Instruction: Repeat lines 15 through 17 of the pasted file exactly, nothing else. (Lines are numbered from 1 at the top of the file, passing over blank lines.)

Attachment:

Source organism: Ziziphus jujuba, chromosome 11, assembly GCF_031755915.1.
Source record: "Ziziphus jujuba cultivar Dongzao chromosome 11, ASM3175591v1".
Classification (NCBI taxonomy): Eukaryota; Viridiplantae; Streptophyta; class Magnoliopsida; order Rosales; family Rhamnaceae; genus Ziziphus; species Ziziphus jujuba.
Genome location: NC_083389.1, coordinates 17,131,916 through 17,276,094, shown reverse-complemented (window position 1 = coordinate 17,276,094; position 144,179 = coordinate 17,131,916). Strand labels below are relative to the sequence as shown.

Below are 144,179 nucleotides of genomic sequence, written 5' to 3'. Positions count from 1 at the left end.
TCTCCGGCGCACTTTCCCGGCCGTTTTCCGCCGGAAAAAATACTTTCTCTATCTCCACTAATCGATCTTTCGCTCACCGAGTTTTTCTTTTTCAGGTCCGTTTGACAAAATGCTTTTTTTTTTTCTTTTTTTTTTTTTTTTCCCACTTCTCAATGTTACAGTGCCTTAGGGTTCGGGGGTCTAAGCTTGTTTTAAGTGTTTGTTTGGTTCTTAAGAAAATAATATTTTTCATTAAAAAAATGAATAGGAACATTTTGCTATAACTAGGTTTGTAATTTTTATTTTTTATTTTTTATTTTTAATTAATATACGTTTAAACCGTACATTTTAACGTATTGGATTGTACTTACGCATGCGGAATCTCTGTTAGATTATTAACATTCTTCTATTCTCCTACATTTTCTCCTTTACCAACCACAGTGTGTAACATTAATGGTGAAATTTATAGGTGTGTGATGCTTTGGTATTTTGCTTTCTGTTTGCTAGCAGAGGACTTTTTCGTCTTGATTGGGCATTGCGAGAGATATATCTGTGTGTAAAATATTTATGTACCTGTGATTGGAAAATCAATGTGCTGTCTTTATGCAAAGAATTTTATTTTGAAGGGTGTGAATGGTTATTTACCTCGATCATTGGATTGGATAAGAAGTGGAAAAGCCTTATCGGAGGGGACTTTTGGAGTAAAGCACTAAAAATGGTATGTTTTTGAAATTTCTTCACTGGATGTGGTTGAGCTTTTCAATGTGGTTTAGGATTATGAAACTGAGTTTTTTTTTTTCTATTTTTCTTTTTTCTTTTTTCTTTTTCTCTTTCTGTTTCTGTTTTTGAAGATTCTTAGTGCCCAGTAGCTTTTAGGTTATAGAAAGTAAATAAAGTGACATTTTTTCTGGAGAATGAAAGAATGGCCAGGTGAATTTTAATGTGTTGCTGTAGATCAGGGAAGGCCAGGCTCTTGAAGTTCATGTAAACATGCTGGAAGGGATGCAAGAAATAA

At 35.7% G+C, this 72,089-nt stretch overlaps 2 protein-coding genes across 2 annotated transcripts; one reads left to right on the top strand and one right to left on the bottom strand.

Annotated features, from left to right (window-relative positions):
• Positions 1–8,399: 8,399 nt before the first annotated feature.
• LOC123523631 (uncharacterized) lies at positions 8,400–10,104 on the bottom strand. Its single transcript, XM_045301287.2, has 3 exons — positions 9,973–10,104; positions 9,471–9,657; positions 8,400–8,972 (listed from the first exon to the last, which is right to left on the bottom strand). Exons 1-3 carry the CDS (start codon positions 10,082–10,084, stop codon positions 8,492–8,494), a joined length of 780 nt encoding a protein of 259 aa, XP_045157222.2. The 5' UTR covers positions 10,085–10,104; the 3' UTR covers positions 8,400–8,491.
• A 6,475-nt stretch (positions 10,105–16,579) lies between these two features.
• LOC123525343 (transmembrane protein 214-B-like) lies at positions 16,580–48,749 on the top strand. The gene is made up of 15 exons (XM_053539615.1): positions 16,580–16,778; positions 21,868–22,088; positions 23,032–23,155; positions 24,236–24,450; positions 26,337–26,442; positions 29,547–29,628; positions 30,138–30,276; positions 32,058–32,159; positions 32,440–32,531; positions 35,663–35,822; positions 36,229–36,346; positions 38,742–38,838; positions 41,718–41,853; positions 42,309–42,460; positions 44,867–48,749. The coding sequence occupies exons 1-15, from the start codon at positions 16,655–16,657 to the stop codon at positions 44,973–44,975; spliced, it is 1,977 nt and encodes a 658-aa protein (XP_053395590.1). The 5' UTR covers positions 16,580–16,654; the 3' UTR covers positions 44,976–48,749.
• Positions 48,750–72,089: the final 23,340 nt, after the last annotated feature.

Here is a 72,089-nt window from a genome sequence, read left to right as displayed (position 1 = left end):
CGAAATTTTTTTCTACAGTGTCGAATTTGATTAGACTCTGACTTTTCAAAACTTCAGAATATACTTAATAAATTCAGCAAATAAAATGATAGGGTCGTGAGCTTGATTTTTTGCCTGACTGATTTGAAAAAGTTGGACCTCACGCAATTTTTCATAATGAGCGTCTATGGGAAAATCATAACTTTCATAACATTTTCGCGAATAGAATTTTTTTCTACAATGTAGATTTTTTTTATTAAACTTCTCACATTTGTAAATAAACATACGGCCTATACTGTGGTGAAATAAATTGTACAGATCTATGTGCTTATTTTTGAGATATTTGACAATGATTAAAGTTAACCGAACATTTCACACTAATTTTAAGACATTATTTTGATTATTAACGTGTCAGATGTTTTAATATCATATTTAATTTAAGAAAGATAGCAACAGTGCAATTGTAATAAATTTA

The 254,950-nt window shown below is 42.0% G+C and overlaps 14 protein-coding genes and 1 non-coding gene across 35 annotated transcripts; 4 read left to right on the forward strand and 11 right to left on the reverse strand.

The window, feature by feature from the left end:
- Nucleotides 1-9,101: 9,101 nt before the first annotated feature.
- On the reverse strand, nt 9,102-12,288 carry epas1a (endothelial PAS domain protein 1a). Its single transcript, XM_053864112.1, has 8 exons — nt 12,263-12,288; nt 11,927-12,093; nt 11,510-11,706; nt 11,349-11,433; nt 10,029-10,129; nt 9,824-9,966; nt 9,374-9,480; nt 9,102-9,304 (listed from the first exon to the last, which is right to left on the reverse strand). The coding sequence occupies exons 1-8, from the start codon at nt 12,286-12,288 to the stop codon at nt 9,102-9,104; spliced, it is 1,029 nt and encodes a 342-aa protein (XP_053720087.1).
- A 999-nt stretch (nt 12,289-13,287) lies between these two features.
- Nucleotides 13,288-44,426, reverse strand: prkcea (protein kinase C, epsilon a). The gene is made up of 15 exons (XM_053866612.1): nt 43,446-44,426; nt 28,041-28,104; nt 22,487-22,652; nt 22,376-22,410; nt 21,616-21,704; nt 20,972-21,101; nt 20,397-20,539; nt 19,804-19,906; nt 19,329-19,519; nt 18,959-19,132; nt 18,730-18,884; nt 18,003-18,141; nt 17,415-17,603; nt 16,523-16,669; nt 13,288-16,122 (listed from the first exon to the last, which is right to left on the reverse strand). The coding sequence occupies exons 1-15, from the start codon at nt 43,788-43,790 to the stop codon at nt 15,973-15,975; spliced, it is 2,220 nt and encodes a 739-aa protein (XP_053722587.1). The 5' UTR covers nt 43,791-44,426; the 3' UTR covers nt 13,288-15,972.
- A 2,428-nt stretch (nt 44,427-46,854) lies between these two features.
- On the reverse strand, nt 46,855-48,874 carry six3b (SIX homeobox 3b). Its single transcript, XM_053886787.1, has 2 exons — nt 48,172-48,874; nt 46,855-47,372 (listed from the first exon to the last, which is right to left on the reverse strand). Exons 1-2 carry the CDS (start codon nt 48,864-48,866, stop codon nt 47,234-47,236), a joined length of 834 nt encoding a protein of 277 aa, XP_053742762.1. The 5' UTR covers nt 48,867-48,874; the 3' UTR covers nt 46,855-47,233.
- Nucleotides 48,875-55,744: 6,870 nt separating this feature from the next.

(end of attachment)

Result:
CGAAATTTTTTTCTACAGTGTCGAATTTGATTAGACTCTGACTTTTCAAAACTTCAGAATATACTTAATAAATTCAGCAAATAAAATGATAGGGTCGTGAGCTTGATTTTTTGCCTGACTGATTTGAAAAAGTTGGACCTCACGCAATTTTTCATAATGAGCGTCTATGGGAAAATCATAACTTTCATAACATTTTCGCGAATAGAATTTTTTTCTACAATGTAGATTTTTTTTATTAAACTTCTCACATTTGTAAATAAACATACGGCCTATACTGTGGTGAAATAAATTGTACAGATCTATGTGCTTATTTTTGAGATATTTGACAATGATTAAAGTTAACCGAACATTTCACACTAATTTTAAGACATTATTTTGATTATTAACGTGTCAGATGTTTTAATATCATATTTAATTTAAGAAAGATAGCAACAGTGCAATTGTAATAAATTTA

The 254,950-nt window shown below is 42.0% G+C and overlaps 14 protein-coding genes and 1 non-coding gene across 35 annotated transcripts; 4 read left to right on the forward strand and 11 right to left on the reverse strand.

The window, feature by feature from the left end: